Study Shows High Skill Gamers Less Aggressive, Perceive Less Violence

Published: May 12, 2015 12:31 AM /


video games and aggression

A recent study from Indiana University delved back into the link between video games, hostility and aggression. This time, however, with a focus not on the content of video games, but the skill of the players. The end result revealed that higher skilled players who were tested tended not only to experience less aggression, but had higher self-motivation to continue, and perceived less violence in the game itself than lower skilled players.

The study takes very unique approaches to the question, going as far as to develop an original game (using the Skyrim Creation Kit) for the study in order to control for any other factors that could play into it. For the purposes of the study, the game was simplistic, allowing exploration but primarily requiring players to follow a set direction. A survey conducted after the study determined the individual skill, by measuring how easy the players perceived their experience to be.

The study measured the players flow, a concept regarding how motivated a person is to continue without any ulterior reasons, aggression, hostility, and construal level. Construal level is a psychological concept regarding how the scope in which a person views a scenario, in small details or as a big picture. In terms of video games, construal level tends to involve whether the player views the game as a whole experience, or parses it into smaller events viewed separately. In other words, low construal players viewed events as concrete and momentary, whereas high construal players viewed events in the context of the end goal. They also measured how much violence the player reported to perceive. These questions took a very literal approach, asking players how much blood and gore they recall.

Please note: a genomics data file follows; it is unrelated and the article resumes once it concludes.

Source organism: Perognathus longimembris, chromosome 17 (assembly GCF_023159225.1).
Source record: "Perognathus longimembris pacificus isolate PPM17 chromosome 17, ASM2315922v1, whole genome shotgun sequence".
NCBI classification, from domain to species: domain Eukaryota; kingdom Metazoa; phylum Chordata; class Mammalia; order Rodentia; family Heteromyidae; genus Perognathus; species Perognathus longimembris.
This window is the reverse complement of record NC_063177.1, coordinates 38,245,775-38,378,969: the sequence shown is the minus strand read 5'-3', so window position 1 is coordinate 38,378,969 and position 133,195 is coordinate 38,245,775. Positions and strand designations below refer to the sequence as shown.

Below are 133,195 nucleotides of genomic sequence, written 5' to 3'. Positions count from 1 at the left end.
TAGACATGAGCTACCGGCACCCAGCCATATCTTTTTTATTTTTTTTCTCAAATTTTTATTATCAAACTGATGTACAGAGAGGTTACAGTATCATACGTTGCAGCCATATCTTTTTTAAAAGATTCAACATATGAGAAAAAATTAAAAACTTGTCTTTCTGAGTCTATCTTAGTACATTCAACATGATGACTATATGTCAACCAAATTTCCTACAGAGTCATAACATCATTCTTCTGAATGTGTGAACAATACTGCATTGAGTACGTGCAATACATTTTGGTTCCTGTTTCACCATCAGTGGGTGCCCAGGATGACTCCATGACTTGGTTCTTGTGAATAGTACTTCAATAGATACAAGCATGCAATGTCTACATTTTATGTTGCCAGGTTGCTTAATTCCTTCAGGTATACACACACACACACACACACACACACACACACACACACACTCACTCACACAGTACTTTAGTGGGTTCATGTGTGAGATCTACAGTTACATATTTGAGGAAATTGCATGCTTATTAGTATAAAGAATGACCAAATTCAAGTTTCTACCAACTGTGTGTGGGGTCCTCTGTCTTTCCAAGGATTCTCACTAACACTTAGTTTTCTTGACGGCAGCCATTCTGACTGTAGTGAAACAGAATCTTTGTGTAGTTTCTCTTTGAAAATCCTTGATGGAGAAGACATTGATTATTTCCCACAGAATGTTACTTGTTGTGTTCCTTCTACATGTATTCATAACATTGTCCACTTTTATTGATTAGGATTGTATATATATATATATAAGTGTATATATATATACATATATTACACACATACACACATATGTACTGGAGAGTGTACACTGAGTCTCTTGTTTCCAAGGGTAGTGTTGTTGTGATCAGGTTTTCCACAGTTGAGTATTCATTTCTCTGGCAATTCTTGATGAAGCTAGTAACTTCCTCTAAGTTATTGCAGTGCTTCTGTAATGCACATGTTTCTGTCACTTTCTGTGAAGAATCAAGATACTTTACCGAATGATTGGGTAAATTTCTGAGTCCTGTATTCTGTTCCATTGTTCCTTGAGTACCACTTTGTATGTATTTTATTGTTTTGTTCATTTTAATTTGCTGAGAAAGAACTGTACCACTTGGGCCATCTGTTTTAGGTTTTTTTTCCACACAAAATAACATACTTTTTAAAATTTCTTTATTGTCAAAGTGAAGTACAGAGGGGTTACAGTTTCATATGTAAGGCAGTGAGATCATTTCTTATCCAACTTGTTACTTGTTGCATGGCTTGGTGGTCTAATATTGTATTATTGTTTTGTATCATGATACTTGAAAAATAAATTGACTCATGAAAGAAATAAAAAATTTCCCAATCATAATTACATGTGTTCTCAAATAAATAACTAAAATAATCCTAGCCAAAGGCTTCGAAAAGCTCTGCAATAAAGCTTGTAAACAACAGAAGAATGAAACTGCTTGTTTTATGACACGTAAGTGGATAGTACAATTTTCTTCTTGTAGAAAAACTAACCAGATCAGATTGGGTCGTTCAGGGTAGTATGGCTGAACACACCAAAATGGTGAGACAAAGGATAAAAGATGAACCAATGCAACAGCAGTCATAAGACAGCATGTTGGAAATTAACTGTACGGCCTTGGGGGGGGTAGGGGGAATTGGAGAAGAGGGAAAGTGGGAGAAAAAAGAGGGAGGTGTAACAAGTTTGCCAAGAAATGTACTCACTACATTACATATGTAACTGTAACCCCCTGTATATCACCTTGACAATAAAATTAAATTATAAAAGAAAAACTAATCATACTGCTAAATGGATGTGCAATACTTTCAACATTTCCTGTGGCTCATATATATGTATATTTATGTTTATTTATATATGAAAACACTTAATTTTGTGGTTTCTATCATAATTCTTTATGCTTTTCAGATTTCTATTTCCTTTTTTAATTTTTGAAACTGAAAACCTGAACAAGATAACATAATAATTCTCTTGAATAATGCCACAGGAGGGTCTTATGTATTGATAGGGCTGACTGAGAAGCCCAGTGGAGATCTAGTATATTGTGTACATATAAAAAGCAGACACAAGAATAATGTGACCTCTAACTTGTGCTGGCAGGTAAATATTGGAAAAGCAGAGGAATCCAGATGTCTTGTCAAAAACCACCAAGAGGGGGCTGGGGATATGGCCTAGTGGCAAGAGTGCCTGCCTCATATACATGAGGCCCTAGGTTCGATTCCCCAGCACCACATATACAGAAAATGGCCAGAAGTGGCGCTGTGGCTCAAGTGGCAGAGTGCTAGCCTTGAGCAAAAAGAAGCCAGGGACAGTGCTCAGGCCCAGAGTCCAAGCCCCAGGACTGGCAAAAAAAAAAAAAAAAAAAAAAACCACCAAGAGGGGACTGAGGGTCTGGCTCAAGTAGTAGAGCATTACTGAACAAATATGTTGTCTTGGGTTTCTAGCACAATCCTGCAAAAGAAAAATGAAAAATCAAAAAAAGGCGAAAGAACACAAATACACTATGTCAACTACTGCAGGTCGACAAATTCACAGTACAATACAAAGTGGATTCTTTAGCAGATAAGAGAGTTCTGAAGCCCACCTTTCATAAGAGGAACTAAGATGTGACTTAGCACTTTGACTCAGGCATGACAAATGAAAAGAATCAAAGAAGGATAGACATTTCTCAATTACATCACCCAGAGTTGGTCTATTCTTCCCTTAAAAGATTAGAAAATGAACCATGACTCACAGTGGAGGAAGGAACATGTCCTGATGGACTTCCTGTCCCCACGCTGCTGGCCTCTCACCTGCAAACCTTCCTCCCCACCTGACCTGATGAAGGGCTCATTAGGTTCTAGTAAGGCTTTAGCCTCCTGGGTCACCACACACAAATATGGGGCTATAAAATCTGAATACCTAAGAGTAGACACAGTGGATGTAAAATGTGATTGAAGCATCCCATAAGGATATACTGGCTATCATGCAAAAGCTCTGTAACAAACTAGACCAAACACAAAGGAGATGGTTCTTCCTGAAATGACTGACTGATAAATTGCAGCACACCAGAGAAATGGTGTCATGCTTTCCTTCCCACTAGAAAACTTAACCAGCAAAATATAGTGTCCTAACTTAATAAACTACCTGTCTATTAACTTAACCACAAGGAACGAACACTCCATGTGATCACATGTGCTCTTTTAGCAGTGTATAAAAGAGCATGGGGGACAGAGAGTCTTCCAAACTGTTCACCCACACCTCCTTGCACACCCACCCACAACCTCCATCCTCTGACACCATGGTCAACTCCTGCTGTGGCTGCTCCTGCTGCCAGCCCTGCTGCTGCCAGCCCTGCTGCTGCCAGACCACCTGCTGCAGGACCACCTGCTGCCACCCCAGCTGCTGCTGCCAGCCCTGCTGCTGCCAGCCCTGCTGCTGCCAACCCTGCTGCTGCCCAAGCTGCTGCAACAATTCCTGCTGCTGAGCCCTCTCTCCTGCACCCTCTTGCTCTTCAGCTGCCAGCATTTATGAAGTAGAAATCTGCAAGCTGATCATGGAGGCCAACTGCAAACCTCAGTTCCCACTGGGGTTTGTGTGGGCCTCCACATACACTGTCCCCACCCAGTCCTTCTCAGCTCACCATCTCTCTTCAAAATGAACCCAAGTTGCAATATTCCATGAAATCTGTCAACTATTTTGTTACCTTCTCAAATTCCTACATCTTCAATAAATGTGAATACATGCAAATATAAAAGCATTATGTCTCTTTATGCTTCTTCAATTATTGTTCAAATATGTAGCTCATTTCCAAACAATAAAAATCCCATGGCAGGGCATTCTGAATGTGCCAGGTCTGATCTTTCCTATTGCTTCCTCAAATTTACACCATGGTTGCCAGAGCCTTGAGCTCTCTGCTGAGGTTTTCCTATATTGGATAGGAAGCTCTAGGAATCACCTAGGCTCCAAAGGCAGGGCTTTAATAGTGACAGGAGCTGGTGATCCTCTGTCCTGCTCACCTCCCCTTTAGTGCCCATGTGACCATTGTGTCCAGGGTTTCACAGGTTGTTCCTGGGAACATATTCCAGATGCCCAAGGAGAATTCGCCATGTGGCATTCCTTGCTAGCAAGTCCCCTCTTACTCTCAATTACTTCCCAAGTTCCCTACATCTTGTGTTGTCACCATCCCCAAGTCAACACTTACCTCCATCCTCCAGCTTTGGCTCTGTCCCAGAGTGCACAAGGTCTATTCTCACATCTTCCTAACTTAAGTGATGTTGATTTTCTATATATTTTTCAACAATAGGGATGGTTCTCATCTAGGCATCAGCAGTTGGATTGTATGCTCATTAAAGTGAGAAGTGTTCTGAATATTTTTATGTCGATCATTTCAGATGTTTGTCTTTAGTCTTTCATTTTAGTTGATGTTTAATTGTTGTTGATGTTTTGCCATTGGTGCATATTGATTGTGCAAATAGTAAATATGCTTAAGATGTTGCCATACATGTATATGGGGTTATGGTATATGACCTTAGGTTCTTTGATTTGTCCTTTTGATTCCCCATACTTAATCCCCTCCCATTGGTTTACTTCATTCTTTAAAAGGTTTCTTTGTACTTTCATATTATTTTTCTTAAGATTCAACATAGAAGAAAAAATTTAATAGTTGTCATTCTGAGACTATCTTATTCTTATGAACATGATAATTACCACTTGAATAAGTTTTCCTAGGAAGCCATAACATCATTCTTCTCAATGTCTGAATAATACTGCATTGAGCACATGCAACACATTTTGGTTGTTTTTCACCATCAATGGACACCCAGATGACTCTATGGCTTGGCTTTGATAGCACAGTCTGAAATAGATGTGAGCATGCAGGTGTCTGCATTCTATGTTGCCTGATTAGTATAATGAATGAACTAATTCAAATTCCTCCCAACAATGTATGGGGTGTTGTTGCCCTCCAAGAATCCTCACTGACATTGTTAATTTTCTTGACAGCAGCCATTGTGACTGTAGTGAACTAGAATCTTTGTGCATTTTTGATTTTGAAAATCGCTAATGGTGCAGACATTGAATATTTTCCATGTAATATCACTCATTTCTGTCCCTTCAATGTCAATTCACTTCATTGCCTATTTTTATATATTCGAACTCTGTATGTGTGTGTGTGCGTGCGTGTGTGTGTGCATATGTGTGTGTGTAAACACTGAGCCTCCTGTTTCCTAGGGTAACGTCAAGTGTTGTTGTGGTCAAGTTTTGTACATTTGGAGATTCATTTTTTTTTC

The end results matched the predicted hypothesis, with players who reported having no troubles showing less aggression and hostility. On top of that, high skill players also perceived less violence, and seemed more focused on the complete narrative than momentary interactions.

The authors of the study imply that flow, aggression, and hostility are directly related, as being more motivated to complete a game may make you less likely to get frustrated. The ability to enter the “flow” state, the authors suggest, is central to how the player perceives the amount of violence, narrative, and difficulty of the game. Interestingly, rather than existing on a gradual curve, both low and moderate skill players had difficulty with this “flow” state compared to high skill players.

However, the author clarifies at the end of the study, that this study also serves to contradict the common media narrative that video games are linked to violence. He points out that the players honing their skill may be the least likely to engage in violence, stating, “perhaps hardcore gamers—the population often in question regarding games and gun violence—are less impacted by violent video games than more casual gamers”. He recommended that game developers seek to enhance the ability for players to enter the “flow” state, by minimizing narrative tools like cut scenes and keeping displays of violence on a curve similar to the games difficulty curve.

How do you think skill impacts your aggression when you play video games? When you're more focused, do you think you see less violence in games? 

Nicholas L. Matthews, Too good to care: The effect of skill on hostility and aggression following violent video game play, Computers in Human Behavior, Volume 48, July 2015, Pages 219-225, ISSN 0747-5632,

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| Staff Writer

Teacher's aid by day. Gamer by night. And by day, because I play my DS on my lunch break. Ask me about how bad my aim is.